BOX 7.1 Recommendations
Because changes in the current Medicare payment formula could require new legislation, implementation of many of the committee’s recommendations will entail congressional action. The committee recommends that the Health Care Financing Administration (HCFA), the administration, and the Congress work together to develop the necessary enabling authority and funding.
Recommendation 1: Medicare payments for outpatient clinical laboratory services should be based on a single, rational, national fee schedule.
Recommendation 2: On an interim basis, relative payments for Medicare outpatient clinical laboratory services should be based on the current National Limitation Amounts (NLAs).
Recommendation 3: A data-driven consensus process for refining the new Medicare national fee schedule for outpatient clinical laboratory services should be developed. HCFA should explore alternative methods for gathering data to be used in the process.
Recommendation 4: Medicare national fees for outpatient clinical laboratory services should be adjusted for geographic location. HCFA should also evaluate the need to adjust for certain other circumstances, particularly those likely to affect beneficiary access, and make recommendations to the Congress.
Recommendation 5: Processes should be put in place to refine and periodically update the fee schedule for Medicare outpatient clinical laboratory services.
Recommendation 6: To incorporate new tests into the Medicare laboratory fee schedule, there should be an open, timely, and accessible process that is subject to challenge. The process and fees produced should not impede clinical decision making that is essential to providing appropriate care.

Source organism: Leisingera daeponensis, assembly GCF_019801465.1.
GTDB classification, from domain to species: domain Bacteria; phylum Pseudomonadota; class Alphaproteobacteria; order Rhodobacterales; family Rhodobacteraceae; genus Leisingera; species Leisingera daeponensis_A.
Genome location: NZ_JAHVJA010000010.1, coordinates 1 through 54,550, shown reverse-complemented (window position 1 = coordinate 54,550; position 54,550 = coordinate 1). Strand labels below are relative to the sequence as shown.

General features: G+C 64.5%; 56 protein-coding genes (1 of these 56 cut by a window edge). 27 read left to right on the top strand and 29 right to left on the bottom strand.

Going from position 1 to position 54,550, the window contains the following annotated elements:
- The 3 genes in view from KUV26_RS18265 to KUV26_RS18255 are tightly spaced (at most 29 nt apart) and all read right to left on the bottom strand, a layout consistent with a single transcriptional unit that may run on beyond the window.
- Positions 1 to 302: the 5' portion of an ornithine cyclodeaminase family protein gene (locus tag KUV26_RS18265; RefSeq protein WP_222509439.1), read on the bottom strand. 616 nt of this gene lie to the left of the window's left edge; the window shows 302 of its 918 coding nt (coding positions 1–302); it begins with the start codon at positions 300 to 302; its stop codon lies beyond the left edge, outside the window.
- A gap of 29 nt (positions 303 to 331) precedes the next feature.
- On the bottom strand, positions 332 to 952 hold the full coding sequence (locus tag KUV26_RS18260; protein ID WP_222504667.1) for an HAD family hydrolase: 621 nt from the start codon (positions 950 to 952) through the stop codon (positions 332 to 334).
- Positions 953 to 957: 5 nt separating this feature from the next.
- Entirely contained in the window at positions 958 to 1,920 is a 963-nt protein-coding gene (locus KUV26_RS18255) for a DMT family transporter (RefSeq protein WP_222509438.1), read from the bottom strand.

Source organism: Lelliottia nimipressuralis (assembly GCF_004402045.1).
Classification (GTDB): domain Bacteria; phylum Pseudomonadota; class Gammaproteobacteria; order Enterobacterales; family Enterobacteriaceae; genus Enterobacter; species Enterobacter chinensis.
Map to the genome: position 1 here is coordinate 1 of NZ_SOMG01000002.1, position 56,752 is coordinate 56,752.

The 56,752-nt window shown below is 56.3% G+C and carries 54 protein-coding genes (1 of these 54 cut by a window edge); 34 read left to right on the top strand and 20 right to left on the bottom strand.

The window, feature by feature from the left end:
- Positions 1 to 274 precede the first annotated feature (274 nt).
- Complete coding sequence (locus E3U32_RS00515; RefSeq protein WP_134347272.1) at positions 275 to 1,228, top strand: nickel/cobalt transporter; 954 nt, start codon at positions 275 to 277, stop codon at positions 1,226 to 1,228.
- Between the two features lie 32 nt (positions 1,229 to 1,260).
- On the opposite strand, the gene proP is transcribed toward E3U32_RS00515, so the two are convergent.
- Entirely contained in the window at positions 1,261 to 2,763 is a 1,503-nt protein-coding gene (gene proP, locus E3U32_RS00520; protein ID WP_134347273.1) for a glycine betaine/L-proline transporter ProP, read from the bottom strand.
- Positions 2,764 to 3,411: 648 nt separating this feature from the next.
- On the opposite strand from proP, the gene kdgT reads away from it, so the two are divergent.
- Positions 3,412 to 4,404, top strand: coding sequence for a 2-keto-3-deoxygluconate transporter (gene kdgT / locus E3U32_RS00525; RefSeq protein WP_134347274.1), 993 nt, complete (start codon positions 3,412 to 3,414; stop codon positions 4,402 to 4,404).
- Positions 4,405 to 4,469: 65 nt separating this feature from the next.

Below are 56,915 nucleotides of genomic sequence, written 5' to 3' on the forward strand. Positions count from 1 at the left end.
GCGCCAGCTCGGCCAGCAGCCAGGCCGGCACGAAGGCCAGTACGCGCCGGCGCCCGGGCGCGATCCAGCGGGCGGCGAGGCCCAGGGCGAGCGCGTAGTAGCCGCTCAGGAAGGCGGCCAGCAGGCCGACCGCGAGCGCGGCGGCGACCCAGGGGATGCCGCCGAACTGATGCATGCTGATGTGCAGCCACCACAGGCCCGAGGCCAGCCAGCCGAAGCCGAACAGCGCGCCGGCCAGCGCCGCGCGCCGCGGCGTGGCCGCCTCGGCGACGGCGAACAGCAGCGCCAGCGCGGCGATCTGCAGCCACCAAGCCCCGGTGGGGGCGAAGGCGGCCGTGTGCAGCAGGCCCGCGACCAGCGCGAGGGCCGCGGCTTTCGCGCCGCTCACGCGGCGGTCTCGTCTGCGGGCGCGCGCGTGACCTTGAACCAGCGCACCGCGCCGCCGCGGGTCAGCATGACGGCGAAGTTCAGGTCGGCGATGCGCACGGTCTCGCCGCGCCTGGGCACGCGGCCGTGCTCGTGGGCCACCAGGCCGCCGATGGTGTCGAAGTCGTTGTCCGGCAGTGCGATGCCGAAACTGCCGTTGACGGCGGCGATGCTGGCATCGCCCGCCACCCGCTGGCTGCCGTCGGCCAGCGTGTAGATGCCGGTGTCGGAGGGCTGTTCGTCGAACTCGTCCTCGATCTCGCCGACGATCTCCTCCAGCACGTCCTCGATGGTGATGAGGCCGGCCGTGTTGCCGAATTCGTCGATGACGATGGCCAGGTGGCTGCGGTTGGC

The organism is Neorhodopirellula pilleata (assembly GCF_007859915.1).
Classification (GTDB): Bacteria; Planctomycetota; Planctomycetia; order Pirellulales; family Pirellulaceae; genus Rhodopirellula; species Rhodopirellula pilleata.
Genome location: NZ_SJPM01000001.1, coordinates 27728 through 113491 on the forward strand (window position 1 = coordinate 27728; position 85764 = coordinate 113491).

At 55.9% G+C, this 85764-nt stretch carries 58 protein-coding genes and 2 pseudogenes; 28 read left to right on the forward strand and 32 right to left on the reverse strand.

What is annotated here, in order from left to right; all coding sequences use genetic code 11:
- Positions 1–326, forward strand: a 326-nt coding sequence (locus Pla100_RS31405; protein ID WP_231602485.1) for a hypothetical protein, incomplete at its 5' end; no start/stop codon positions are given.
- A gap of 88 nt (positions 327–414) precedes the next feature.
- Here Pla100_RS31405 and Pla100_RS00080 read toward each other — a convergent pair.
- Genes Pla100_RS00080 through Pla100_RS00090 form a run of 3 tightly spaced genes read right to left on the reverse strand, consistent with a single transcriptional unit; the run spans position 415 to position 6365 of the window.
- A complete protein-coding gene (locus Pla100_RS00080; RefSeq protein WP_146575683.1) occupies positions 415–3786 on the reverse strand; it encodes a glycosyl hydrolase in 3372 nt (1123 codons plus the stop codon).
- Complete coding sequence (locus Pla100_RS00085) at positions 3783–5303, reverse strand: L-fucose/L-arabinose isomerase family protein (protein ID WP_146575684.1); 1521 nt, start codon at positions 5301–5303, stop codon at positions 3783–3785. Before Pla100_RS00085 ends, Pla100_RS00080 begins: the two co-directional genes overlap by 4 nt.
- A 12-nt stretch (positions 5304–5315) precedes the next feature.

Recommendation 7: HCFA should review alternatives to the current system for coding outpatient clinical laboratory services for claims processing. More accurate, open, and timely coding processes for new technologies as well as tests and services should be sought.
Recommendation 8: The current policy of not requiring beneficiary cost sharing for Medicare outpatient clinical laboratory services should continue. Cost sharing is unlikely to significantly reduce overuse or increase the detection of fraud and abuse; it could create barriers to access for the most vulnerable Medicare beneficiaries; and it would be financially and administratively burdensome for laboratories, patients, and the Medicare program depending on its design.
Recommendation 9: HCFA should discontinue use of International Classification of Diseases, Ninth Revision (ICD-9) diagnosis codes as the basis for determining the medical necessity of clinical laboratory tests. HCFA should assess the need for any approach to evaluating the medical necessity of individual laboratory tests prior to payment of a claim. In addition, HCFA should evaluate alternative approaches for identifying and reducing unnecessary or inappropriate laboratory testing.